• Change MicroClave® in accordance with facility protocol and CDC guidelines.

 

FREQUENTLY ASKED QUESTIONS

 

Can needles be used with MicroClave®?
MicroClave® is the only system that is totally incompatible with the use of needles and caps. It’s a better system since it succeeds in reducing the risk of accidental inoculation by preventing the use of needles. The MicroClave® can only be activated with a male luer, NEVER with a needle.

 

What happens if I use a needle with MicroClave®?
The needle will pierce the silicone seal and a leak will occur.

 

What if this situation occurs?
The only solution is to change the MicroClave®.

 

Can we use the MicroClave® with all luer connectors?
Yes, provided that the connectors are ISO luer Lock or ISO luer Slip (99% of the connectors on the market are of this type). It connects to all female luer connectors (lines, catheters, valves, extensions, etc.).

 

There is a space between the VALOX body and the Silicone seal. Isn't this a source of contamination?
This space provides for compression of the silicone seal. This space NEVER comes into contact with the flow or the patient's vascular system. Only the inside of the male luer touches the outside of the spike.

 

When should I change the MicroClave®?
The MicroClave® should be changed according to each institution's protocols. In bacteriological studies, the MicroClave® has been shown to stay sealed for up to 7 days in arterial as well as venous lines. The MicroClave® has shown to maintain its seal for 144 activations in 144 hours.

 

Can I use a cap with the MicroClave®?
The MicroClave® does not require caps. In addition, a cap can rupture the polycarbonate spike. The silicone seal withstands more than 3000 mmHg of pressure and acts as a bacterial barrier (after being disinfected). The MicroClave® is impermeable to air and water and a cap can keep it open.

 

What can I use to clean the MicroClave®?
The MicroClave® has been proven to be totally compatible with povidone-iodine, isopropyl alcohol, Betadine, and chlorhexidine.

 

Do we need to flush the MicroClave® after an extraction or an infusion?
Always follow the hospital's protocol. It is highly recommended that the MicroClave® be flushed after an infusion or an extraction.

 

Is the MicroClave® effectively flushed after a blood infusion?
Flushing with saline solution after the extraction or infusion of blood is highly effective in the MicroClave®.

  • Jarvis W., MD. Choosing the Best Design for Intravenous Needleless Connectors to Prevent Bloodstream Infections. Infection Control Today, August 2010
  • Ryder M, RN, PhD. Bacterial transfer through needlefree connectors: Comparison of nin different devices. Poster presented at the Annual Society for Healthcare Epidemiology of America (SHEA) conference 2007, Abstract 412.
  • Moore C, RN, MBA, CIC. Maintained Low Rate of Catheter-Related Bloodstream Infections (CR-BSIs) After Discontinuation of a Luer Access Device (LAD) At an Academic Medical Center. Poster presented at the annual Association for Professionals in Infection Control and Epidemiology (APIC) Conference 2010, Abstract 4-028.
  • FDA Medical Device Safety Alert, July 28, 2010: Letter to Infection Control Practitioners Regarding Positive Displacement Needleless Connectors
  • Guideline for the Prevention of Intravascular Catheter-Related Bloodstream Infections, Final Issue Review, May 17, 2010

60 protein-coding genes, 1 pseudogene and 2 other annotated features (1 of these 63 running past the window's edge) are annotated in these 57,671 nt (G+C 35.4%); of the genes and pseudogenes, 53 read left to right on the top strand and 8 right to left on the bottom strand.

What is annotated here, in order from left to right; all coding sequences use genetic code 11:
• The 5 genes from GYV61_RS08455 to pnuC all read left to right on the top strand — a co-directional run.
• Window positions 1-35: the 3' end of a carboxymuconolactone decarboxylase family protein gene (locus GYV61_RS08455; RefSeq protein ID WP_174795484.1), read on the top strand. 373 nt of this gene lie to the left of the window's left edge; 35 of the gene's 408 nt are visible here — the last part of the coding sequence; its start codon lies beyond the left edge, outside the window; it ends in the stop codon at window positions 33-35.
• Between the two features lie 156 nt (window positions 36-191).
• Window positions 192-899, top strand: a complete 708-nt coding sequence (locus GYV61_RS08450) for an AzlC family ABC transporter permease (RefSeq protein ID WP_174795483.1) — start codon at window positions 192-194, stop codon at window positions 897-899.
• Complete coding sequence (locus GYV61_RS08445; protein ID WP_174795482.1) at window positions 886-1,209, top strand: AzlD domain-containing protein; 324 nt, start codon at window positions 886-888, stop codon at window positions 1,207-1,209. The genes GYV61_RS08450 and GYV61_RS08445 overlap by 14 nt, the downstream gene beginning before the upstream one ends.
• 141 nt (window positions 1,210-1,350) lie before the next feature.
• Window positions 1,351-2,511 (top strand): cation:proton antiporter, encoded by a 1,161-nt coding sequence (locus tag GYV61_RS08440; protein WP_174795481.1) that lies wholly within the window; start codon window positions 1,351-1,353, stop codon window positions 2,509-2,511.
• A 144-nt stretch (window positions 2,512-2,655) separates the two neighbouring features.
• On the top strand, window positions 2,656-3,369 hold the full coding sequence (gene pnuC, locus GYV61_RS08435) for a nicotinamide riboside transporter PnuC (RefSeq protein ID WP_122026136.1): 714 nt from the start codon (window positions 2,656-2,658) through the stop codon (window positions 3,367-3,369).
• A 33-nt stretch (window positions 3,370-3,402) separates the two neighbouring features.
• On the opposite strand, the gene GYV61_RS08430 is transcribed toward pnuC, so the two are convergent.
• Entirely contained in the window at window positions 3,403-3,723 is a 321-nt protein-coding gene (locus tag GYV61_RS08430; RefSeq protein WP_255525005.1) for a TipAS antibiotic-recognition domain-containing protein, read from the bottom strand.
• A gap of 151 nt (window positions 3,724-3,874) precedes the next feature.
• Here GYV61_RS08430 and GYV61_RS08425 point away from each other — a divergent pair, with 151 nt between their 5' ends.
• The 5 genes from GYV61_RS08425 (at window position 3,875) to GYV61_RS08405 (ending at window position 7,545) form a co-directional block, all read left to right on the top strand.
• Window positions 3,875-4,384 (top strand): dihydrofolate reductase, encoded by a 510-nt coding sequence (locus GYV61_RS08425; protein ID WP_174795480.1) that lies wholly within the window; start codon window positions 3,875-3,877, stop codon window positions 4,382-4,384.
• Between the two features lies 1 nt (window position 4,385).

• Data on file at ICU Medical. Low Volume Flush Characteristics of Unique Needlefree Connectors M1-1223 Rev. 1.

Publications

  • Developing a Closed, Intravenous Medication System for a Neonatal Intensive Care Unit, Tanner J, Neonatal Intensive Care Journal, July-August 2012
  • Efficacy of three different valve systems of needle-free closed connectors in avoiding access of microorganisms to endovascular catheters after incorrect handling, Yébenes J, Delgado M, Sauca G, Serra-Prat M, Solsona M, Almirall J, et al. Critical Care Medicine, 2008
  • A needleless closed system device (Clave®) protects from intravascular catheter tip and hub colonization: a prospective randomized study, Bouza E, Munoz P, Lopez-Rodriguez J, Jesus Perez M, Rincon C, et al. Journal of Hospital Infection, 2003

Clinical Reports

  • Comparison of Bacterial Transfer and Biofilm Formation on Intraluminal Catheter Surfaces Among Eight Connectors in a Clinically Simulated in vitro Model, Ryder M, Pulcini E, Parker A, James G. Presented at the American Society for Parenteral and Enteral Nutrition Clinical Nutrition Week, February 2013
  • Differences in bacterial transfer and fluid path colonization through needlefree connector-catheter systems in vitro, Ryder M, James GA, Pulcini E, deLancey, Bickle L, Parker AE. Presented at INS, May, 2011
  • Evaluation of the Clave Technology and Resistance to Microbial Ingress, 2008
  • Significantly decreased rate of catheter-related bloodstream infections (CRBSIs) after discontinuation of a luer access device (LAD) at an academic medical center, Moore C, Landreth R, Maschmeier C, Snyder K, Priestly G, Elliott S. Presented at SHEA 2009, APIC 2010, and Facing the Challenge of CRBSIs. Managing Infection Control, November, 2009
  • Maintained low rate of catheter related bloodstream infections (CRBSIs) after discontinuation of a luer access device (LAD) at an academic medical center, Moore C, Landreth R, Maschmeier C, Snyder K, Priestly G, et al. Presented at APIC, July, 2010
  • The in vivo evaluation of the flushing efficiency of different designs of clear needle-free connectors, Breznock EM, Sylvia CJ Jr. BioSurg, Inc., 2011
  • Bacterial transfer through needlefree connectors: comparison of nine different devices, Ryder M, Fisher S, Hamilton G, Hamilton M, James G. Presented at the Society for Healthcare Epidemiology of America Annual Scientific Meeting, April 2007

MicroClave® Needlefree Neutral Displacement Connector